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SHJ Issue 7
Spring 2013


by Ron Salisbury

Ron Best loaned me his girlfriend 
for the Junior prom. She graduated 
two years before from another school,
had a job and great tight sweaters.  
She held her Lucky Strike like a pencil, 
blew smoke out her nose, didn’t drink beer 
but carried bourbon in her purse. I would 
have been in love if it hadn’t been for Ron.
On the slow dances, she’d snuggle in my neck, 
her hands on my butt. “Are they all watching?” 
she’d ask.

It had been a bad year. Dumped by two girls, 
each one, I knew, was the one. Stretched 
out ahead would have been the house 
squared with the lawn, white stake fence, 
steady job, two weeks off in the summer. 

I didn’t know it then, but I was on the edge 
of Brewer, Maine. The last dive off the cliff 
to New York City, then the swim through the surf
toward the rest of my life.

Ron’s girl pushed her Marilyn brassiere 
against my sport coat lapels, her face 
in my neck. Later, as I delivered her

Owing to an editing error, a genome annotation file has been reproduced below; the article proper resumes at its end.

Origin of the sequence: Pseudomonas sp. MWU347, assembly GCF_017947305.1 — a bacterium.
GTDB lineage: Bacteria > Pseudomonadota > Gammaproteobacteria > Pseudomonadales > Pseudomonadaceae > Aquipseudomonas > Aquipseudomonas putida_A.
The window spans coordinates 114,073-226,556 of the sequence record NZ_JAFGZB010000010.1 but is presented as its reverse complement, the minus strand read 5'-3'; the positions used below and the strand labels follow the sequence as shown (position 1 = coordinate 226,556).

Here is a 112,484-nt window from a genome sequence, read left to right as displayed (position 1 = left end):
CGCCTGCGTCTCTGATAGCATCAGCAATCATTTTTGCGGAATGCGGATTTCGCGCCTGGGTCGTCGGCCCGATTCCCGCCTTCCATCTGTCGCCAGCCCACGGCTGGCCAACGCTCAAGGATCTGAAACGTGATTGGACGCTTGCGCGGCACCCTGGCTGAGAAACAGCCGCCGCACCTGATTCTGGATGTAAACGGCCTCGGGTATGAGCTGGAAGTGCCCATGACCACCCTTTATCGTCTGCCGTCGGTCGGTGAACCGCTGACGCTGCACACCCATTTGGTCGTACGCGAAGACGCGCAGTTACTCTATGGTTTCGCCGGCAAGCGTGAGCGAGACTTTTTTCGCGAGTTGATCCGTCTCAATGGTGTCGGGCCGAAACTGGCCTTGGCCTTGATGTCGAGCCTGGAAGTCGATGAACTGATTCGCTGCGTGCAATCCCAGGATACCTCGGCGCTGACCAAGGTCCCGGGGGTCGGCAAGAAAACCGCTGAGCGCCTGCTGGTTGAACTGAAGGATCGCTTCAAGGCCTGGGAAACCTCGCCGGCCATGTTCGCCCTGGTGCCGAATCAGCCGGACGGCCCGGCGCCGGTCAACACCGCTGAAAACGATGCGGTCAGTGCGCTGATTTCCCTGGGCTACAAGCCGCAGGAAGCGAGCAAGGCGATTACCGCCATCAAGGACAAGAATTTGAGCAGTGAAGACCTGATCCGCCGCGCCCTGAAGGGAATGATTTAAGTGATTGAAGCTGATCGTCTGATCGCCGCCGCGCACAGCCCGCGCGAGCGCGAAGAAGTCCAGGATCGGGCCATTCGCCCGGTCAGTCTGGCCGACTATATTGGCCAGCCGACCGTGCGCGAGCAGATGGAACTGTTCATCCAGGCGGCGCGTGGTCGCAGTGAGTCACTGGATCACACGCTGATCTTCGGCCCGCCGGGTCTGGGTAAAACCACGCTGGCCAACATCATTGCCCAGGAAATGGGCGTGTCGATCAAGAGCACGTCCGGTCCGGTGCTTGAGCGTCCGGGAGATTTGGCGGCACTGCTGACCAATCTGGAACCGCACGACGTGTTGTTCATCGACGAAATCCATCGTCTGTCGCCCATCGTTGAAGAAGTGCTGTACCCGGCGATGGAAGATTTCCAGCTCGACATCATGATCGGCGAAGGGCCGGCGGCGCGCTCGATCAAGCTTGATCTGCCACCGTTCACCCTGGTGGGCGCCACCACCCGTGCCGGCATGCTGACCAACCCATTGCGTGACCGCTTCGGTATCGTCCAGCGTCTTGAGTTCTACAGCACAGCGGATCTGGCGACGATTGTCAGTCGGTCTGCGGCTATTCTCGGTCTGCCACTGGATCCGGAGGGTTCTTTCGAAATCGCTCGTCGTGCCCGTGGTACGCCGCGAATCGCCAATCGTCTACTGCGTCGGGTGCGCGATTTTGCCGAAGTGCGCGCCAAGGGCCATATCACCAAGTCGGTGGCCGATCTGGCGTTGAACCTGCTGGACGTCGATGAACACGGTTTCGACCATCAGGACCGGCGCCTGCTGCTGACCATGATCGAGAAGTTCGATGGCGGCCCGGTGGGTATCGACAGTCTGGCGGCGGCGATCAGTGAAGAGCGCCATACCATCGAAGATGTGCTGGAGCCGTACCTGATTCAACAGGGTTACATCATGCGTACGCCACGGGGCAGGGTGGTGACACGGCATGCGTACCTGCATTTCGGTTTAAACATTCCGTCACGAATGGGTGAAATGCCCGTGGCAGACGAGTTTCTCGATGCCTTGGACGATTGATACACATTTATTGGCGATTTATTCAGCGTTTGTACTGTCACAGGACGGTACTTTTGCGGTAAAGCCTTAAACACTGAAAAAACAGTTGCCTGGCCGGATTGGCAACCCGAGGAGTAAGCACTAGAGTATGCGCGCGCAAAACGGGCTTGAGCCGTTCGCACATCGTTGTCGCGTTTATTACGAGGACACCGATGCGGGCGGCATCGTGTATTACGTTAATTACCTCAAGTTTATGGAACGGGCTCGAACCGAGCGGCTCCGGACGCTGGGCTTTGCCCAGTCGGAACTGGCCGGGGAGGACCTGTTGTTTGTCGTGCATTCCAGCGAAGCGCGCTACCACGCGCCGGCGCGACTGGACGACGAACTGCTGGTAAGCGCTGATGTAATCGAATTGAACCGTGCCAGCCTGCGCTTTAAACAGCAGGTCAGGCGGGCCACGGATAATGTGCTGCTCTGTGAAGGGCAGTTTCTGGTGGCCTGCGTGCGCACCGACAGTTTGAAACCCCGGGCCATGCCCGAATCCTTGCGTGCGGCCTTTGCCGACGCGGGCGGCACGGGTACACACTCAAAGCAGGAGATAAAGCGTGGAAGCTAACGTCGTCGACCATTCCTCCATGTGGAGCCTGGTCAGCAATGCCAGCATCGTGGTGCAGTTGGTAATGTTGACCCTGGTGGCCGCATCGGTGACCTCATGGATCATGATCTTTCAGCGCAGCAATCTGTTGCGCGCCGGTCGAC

to Ron’s waiting car, she whispered, 
“If he ever dumps me, you’re next.”  

And I’ve been looking over my shoulder 
ever since, after every divorce.   
Would the cigarettes have got her, 
the bourbon? Or, would we be 
in some town an hour from the opera,
her teaching English, still tight under
the sweater, and me trimming the hedge,
the grass a perfect green dream,
our afternoon tea in its cozy, steaming.


SHJ Issue 7
Spring 2013

Ron Salisbury

is a writer who has integrated his poetry with his business life for decades. Now, three wives deep, four children long, and assorted careers past, he continues to study, publish, and write in San Diego. Publications and awards include: Eclipse; The Cape Reader; A Year In Ink, Volume 6; The San Diego Reader; Alaska Quarterly Review; etc; and a nomination for a Pushcart Prize as well as an Honorable Mention in San Diego CityBeat’s Fiction 101 Contest.

“...we have been born here to witness and celebrate. We wonder at our purpose for living. Our purpose
is to perceive the fantastic. Why have a universe if there is no audience?” — Ray Bradbury